76 Grand Street
Deitch Projects and PaceWildenstein presented Portraits Lost in Space, a joint exhibition of new paintings by George Condo. PaceWildenstein exhibited abstract portraits of jazz musicians. Deitch Projects showed portraits of Condo’s composite characters. The two exhibitions contrasted Condo’s two approaches to portraiture: abstract and representational.
The jazz paintings were abstract portraits of legendary musicians like Charlie Parker, John Coltrane, and Miles Davis. Condo “reinverted” the abstraction of the music into the abstraction of painting, bypassing the representational to create improvisational “portraits” that paralleled the improvisational energy of the music. Condo saw these works as representing “the sound of painting”.
The portraits presented at Deitch Projects were characterized by Condo as “hallucinations looking back at the hallucinator”. They were arrangements of cheeks, noses, eyes and foreheads that emerged from the periphery of the mind. They represented composite beings drawn equally from Old Master paintings, cartoon animation, and everyday life. Condo thought of his approach to these portraits as “artificial realism,” the realistic representation of the artificial. Condo used Old Master-like painterly virtuosity to paint portraits of “antipodal” characters to represent the contemporary human condition. His faces reflected the manic quality of cartoon characters but also evoked the sadness at the periphery of contemporary life. The work resonated with pathos and sympathy for the lonely and the dispossessed.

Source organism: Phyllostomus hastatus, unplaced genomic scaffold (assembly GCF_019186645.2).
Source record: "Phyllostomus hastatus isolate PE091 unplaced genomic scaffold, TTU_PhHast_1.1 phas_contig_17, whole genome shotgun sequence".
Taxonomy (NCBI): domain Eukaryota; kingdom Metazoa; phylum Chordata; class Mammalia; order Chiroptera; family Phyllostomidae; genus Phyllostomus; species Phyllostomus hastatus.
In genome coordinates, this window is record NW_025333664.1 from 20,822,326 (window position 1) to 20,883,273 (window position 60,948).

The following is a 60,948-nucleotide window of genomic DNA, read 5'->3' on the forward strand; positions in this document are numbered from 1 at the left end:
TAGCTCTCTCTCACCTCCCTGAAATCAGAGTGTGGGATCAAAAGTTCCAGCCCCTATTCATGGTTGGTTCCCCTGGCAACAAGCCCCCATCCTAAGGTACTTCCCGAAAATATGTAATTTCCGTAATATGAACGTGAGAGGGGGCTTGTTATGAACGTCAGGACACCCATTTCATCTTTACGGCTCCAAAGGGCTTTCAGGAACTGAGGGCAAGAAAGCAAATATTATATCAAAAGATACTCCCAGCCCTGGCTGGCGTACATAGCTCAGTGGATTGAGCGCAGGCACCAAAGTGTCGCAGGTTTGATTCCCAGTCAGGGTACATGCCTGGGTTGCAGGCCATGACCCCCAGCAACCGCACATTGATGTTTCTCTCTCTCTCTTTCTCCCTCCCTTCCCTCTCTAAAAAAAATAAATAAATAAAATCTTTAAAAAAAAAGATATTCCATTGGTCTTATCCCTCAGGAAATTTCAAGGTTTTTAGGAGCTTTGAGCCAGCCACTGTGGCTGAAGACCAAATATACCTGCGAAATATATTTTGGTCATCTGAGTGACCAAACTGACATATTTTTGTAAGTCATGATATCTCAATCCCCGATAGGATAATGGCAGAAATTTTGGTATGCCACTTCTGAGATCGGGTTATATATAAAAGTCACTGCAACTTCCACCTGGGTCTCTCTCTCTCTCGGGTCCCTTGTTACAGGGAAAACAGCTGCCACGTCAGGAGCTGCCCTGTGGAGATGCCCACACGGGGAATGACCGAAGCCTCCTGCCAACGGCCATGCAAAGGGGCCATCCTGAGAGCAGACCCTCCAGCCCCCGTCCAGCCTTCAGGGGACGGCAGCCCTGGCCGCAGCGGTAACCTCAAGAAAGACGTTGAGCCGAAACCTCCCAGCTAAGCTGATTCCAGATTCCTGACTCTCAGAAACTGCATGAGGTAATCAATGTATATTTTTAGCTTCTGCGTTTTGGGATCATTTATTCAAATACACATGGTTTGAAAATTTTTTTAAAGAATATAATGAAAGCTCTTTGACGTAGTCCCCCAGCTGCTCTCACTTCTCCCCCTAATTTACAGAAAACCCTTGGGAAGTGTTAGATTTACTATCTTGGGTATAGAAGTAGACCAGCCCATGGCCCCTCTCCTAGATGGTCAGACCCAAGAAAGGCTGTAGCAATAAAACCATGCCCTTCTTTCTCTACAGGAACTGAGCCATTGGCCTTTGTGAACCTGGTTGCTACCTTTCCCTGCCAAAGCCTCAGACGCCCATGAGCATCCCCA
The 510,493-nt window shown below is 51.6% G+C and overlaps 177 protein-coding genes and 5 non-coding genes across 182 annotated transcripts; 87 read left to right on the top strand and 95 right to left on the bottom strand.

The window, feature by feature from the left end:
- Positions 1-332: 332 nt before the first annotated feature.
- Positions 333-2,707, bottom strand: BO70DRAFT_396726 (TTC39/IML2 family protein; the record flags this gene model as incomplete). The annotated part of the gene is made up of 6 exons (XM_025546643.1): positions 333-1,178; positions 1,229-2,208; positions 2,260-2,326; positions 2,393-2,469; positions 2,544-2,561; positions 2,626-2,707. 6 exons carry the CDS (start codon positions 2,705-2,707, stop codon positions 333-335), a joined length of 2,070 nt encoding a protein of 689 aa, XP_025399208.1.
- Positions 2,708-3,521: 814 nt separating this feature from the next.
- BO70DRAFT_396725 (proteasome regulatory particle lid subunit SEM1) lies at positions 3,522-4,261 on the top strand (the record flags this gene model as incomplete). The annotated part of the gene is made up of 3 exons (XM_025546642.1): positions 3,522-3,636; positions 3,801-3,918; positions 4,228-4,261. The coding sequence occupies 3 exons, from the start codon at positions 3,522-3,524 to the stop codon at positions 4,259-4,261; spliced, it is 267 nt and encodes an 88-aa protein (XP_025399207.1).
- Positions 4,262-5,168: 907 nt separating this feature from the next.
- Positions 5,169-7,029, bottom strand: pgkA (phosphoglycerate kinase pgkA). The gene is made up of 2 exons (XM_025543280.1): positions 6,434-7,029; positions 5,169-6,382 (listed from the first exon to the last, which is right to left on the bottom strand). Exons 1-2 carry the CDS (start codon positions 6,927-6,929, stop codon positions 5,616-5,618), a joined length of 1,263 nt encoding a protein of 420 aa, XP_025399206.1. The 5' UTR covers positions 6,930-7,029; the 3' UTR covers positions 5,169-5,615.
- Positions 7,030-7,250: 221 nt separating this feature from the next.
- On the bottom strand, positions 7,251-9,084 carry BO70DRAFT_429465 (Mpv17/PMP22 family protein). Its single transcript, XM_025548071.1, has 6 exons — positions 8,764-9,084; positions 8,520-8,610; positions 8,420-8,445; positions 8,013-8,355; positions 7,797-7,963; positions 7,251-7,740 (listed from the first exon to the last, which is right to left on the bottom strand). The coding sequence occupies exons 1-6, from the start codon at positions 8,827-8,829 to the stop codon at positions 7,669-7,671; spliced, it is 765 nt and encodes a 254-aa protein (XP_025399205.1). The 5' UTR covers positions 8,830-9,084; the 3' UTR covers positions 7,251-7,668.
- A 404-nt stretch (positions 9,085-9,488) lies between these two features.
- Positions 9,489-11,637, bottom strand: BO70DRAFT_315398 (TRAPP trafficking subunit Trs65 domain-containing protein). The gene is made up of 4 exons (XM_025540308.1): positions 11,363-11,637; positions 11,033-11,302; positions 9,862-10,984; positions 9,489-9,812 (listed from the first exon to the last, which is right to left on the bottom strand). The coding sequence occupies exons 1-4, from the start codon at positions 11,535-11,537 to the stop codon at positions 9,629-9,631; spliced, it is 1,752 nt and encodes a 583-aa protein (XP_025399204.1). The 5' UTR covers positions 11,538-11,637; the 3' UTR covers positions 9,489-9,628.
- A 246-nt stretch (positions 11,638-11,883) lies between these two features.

Like the jazz paintings, the portraits evolved out of improvisation, an improvisation on the human face. Condo developed a unique improvisational approach to portraiture, drawing on personal memories and retained images from popular culture to create portraits of people who were simultaneously artificial and real, just like many of our experiences in contemporary life.
This artificial realism that George Condo has articulated since the early 1980s anticipated many of the developments in the new painting of the late 1990s. His work has a resonant connection with the most vital currents in new painting.
March 8 - 11, 2018
We will present a special solo project by the artist JR.
Image: JR, Migrants, Walking New York City, 2015
April - May 2018
18 Wooster Street
76 Grand Street
New York, NY 10013
Monday – Friday
10 AM – 6 PM
Tuesday – Saturday
Noon – 6 PM
The gallery reopens with People in April 2018.
+1 (212) 343-7300
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